The end of the cold war over a decade ago provided the United States with an opportunity to end intelligence abuses, restructure the CIA (saving money in the process), and use the agency’s extensive intelligence capabilities to address the new crises and challenges of the post-cold war environment. The United States can no longer afford a bloated intelligence community that defines too much information as intelligence and spends $30 billion a year in the process. The first step in the reform process should be the end of covert action, which grew out of an exaggerated notion of the threat to U.S. security during the cold war.

The cold war and the Soviet threat generated the rules that historically governed the use of covert action. But the end of the cold war and the dissolution of the Soviet Union have made the need for covert action less demonstrable and should prompt a reexamination of every aspect of these activities. The boilerplate language of the Aspin-Brown Commission on the Role and Capabilities of the United States Intelligence Community argued in 1996 that covert operations should take place only when they are “essential” and where the reason for secrecy is “compelling.” But most covert operations are operations for operations’ sake, undertaken with no careful reckoning of the result beforehand. It is not enough to suggest (as defenders of covert action have) that the world remains a dangerous place and the president needs an option short of military action when diplomacy alone cannot do the job.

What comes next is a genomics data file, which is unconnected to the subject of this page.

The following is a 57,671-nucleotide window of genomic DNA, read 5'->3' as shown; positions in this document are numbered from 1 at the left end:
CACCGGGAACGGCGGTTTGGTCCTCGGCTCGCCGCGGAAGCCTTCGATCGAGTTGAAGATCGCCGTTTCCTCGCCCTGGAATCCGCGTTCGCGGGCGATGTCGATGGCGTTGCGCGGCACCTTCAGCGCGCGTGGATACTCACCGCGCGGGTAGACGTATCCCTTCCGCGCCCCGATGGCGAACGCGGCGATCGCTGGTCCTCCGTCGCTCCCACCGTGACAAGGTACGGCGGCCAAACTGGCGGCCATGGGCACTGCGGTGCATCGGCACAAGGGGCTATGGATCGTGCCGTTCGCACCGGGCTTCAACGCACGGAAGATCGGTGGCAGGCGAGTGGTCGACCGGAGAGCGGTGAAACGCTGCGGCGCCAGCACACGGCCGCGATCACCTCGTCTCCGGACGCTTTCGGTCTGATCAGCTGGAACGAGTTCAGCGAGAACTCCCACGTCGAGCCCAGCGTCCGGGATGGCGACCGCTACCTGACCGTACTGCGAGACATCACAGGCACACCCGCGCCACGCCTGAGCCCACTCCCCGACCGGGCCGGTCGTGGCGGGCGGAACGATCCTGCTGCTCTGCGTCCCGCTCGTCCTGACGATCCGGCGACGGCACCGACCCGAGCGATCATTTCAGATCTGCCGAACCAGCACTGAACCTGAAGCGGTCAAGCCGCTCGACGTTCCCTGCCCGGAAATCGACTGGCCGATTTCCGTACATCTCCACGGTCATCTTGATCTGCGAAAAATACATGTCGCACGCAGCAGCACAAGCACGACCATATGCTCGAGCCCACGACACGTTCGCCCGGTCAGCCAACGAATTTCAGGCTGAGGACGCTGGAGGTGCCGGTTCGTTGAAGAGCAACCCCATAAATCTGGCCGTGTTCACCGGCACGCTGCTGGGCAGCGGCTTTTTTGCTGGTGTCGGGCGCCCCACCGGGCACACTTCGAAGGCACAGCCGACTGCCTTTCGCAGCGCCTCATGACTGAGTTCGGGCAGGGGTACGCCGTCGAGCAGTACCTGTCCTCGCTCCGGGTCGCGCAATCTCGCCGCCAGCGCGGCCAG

Covert action could be radically reduced, if not eliminated, with no compromise of U.S. national security. CIA propaganda has had little effect on foreign audiences and should end immediately. The Johnson administration wrongfully authorized efforts to ensure the defeat of the Chilean socialist candidate Salvador Allende in 1964, and the Nixon administration went even further in 1973,
sponsoring actions that led to the overthrow and assassination of Allende. Covert efforts to influence foreign elections or political parties should stop.

Many problems that have been considered candidates for covert action were ultimately addressed openly by unilateral means or cooperatively through international measures, both preferable to clandestine operations. Nuclear proliferation problems created by missile programs in Iraq and North Korea in the 1990s led to congressional calls for covert actions, but, in both cases, overt multilateral activity, with the United States in a pivotal role, contributed to denuclearization. Conversely, we learned in 1999 that the United States and the CIA used the cover of the United Nations and the United Nations Special Commission (UNSCOM) to conduct a secret operation to spy on Iraqi military communications. The UN effort, which did not authorize or benefit from U.S. surveillance, had already successfully gathered information on Iraq’s nuclear, chemical, and biological weapons. CIA penetration of Iraqi communications, contrived to topple the regime of Saddam Hussein, made a liar out of the White House and a truth-teller of Saddam Hussein. It also doomed further inspection efforts in Iraq and undercut the credibility of multilateral inspection teams around the world.